What will life be like for me, when I get toward the end?


Wednesday, November 29, 2006

Writing and the Internet

The internet is having a strange effect on the writing life. My first novel was just e-published and instead of frantically finishing the next one, I find myself frantically trying to get a website up. People who buy lots of e-published novels just assume that authors have a website. I know that if I'm thinking of buying a story, I'll often go and google the author, and surf on over to her website to see what kind of things she writes. It's a way of figuring out if this particular story is a good purchase for me.

So instead of writing, writers are out there promoting and networking and blogging and building websites. Very strange. I've even heard that agents and editors will check out an authors website.

So now writers have even more roles to fill...

Well, I've put in my time on my website today. Sigh. Time to go do some paying work.


Tuesday, November 28, 2006

Nancy Kress: "Characters, Emotion & Viewpoint"

This is a good, solid book on writing. I have a pile of them in my room. Some of them I almost never pick up, some of them I come back to again and again. I haven't read every word in this one, but so far my favorite parts are brief sections in the beginning in the end. The section "Writing and the Multiple Personality" talks about how a writer has to be three people at once: the character, a writer, and a reader. This idea really hit a chord with me. It matches well with my experience of writing, and isn't something that I've seen discussed a lot.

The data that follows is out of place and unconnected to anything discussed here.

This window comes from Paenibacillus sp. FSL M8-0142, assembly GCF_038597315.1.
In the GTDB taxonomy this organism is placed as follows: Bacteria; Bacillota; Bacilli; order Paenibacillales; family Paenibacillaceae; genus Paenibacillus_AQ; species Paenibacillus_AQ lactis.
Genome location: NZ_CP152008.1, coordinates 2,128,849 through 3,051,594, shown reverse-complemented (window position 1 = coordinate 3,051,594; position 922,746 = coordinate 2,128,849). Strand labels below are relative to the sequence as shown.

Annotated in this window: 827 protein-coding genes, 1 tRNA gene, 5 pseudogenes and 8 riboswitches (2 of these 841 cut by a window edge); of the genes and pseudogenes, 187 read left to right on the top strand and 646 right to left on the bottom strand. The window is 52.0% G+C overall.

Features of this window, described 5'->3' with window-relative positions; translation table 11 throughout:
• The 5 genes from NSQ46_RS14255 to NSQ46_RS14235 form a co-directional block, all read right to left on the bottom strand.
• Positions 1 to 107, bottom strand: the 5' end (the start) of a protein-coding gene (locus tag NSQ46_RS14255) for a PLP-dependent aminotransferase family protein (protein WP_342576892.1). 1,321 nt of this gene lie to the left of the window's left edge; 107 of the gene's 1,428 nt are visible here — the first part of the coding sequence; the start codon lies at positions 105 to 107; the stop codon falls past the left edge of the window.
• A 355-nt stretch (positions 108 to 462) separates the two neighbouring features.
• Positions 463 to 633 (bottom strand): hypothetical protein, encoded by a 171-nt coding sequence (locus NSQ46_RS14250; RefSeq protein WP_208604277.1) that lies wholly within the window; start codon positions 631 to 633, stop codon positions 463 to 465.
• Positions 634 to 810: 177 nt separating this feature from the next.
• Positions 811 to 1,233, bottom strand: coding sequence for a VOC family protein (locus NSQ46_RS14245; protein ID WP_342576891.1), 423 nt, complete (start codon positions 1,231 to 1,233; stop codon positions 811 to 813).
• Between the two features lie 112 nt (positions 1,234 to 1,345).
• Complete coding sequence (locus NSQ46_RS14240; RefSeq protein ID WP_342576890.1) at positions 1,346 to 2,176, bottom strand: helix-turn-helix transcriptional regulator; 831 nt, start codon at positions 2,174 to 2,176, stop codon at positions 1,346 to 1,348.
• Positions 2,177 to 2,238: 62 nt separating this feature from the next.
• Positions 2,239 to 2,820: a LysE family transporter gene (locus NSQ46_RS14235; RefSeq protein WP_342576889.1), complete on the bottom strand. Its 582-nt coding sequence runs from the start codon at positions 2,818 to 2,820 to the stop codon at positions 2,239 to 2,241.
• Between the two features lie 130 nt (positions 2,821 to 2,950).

I also really enjoyed the last chapter, in which she adds the idea of a fourth role: editor. And addresses how to actually like the writing process. She mentions warmup activities, regular writing, finding the right time, and then adds: "The most important thing, however, is your attitude toward your characters. Writing is far more likely to be enjoyable if you are so interested in them that they take on lives of their own. Entering fully into their stories, rather than staying preoccupied with yourself ("How am I doing? Is this any good? Where can I market it?") makes the entire writing process feel lighter, more interesting, and more rewarding."

I loved that. Create character that you are interested in and like, and then writing is like spending time with friends...


Monday, November 27, 2006

Is This MY book?

My first e-published novel--The Sirens: Found--went on sale at on November 21, 2006. I'm very excited in some ways--but strangely disconnected from the whole process in other ways. I have no idea if anybody is buying my book, if anybody likes it. For all I know it's a total failure. Even when I get my first royalty statement I won't know how I did compared to other authors. I wish there was some kind of secret counter that the authors could go peek at. Kind of like the way other author friends compulsively check the Amazon ranking number....

I can see that there are definitely valuable character traits to have, if you want to be a successful writer. One of them is certainly being able to motivate yourself with long-range results. This is not the profession for someone who needs instant gratification.

This is my first blog post, so it's a practice post. <- That means be kind! ;-)